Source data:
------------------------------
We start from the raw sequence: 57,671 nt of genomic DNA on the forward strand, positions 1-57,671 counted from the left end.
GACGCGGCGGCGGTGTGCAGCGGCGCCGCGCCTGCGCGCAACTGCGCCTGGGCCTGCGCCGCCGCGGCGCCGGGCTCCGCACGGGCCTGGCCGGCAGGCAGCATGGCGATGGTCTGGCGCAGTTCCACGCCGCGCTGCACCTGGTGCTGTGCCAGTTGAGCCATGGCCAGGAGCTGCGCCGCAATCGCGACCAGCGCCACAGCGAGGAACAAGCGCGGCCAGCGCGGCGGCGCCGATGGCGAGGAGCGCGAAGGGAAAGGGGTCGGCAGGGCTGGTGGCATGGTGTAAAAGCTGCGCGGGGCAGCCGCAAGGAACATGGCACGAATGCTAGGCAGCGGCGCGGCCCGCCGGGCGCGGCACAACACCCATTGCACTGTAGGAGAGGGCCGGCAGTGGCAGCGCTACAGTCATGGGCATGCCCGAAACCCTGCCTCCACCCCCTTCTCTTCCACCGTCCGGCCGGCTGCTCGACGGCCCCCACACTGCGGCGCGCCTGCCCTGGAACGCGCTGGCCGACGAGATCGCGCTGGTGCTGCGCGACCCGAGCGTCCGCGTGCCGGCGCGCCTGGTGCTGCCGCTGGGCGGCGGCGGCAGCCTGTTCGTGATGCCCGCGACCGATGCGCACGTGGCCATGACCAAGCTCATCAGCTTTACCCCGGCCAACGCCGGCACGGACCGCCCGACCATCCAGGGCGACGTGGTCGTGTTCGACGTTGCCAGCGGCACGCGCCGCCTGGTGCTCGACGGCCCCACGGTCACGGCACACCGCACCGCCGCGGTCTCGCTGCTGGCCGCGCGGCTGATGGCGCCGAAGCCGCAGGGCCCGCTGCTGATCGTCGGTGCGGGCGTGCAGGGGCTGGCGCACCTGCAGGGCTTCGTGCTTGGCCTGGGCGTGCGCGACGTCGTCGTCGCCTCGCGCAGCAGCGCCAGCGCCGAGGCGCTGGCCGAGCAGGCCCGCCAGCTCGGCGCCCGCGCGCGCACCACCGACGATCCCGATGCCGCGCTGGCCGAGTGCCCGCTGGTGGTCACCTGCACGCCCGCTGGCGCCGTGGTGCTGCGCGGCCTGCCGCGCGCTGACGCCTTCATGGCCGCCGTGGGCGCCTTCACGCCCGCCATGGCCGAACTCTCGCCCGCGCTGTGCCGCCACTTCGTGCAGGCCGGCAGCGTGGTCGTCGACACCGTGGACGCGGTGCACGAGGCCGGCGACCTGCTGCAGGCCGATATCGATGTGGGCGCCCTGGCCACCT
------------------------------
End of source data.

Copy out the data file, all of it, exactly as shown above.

We start from the raw sequence: 57,671 nt of genomic DNA on the forward strand, positions 1-57,671 counted from the left end.
GACGCGGCGGCGGTGTGCAGCGGCGCCGCGCCTGCGCGCAACTGCGCCTGGGCCTGCGCCGCCGCGGCGCCGGGCTCCGCACGGGCCTGGCCGGCAGGCAGCATGGCGATGGTCTGGCGCAGTTCCACGCCGCGCTGCACCTGGTGCTGTGCCAGTTGAGCCATGGCCAGGAGCTGCGCCGCAATCGCGACCAGCGCCACAGCGAGGAACAAGCGCGGCCAGCGCGGCGGCGCCGATGGCGAGGAGCGCGAAGGGAAAGGGGTCGGCAGGGCTGGTGGCATGGTGTAAAAGCTGCGCGGGGCAGCCGCAAGGAACATGGCACGAATGCTAGGCAGCGGCGCGGCCCGCCGGGCGCGGCACAACACCCATTGCACTGTAGGAGAGGGCCGGCAGTGGCAGCGCTACAGTCATGGGCATGCCCGAAACCCTGCCTCCACCCCCTTCTCTTCCACCGTCCGGCCGGCTGCTCGACGGCCCCCACACTGCGGCGCGCCTGCCCTGGAACGCGCTGGCCGACGAGATCGCGCTGGTGCTGCGCGACCCGAGCGTCCGCGTGCCGGCGCGCCTGGTGCTGCCGCTGGGCGGCGGCGGCAGCCTGTTCGTGATGCCCGCGACCGATGCGCACGTGGCCATGACCAAGCTCATCAGCTTTACCCCGGCCAACGCCGGCACGGACCGCCCGACCATCCAGGGCGACGTGGTCGTGTTCGACGTTGCCAGCGGCACGCGCCGCCTGGTGCTCGACGGCCCCACGGTCACGGCACACCGCACCGCCGCGGTCTCGCTGCTGGCCGCGCGGCTGATGGCGCCGAAGCCGCAGGGCCCGCTGCTGATCGTCGGTGCGGGCGTGCAGGGGCTGGCGCACCTGCAGGGCTTCGTGCTTGGCCTGGGCGTGCGCGACGTCGTCGTCGCCTCGCGCAGCAGCGCCAGCGCCGAGGCGCTGGCCGAGCAGGCCCGCCAGCTCGGCGCCCGCGCGCGCACCACCGACGATCCCGATGCCGCGCTGGCCGAGTGCCCGCTGGTGGTCACCTGCACGCCCGCTGGCGCCGTGGTGCTGCGCGGCCTGCCGCGCGCTGACGCCTTCATGGCCGCCGTGGGCGCCTTCACGCCCGCCATGGCCGAACTCTCGCCCGCGCTGTGCCGCCACTTCGTGCAGGCCGGCAGCGTGGTCGTCGACACCGTGGACGCGGTGCACGAGGCCGGCGACCTGCTGCAGGCCGATATCGATGTGGGCGCCCTGGCCACCT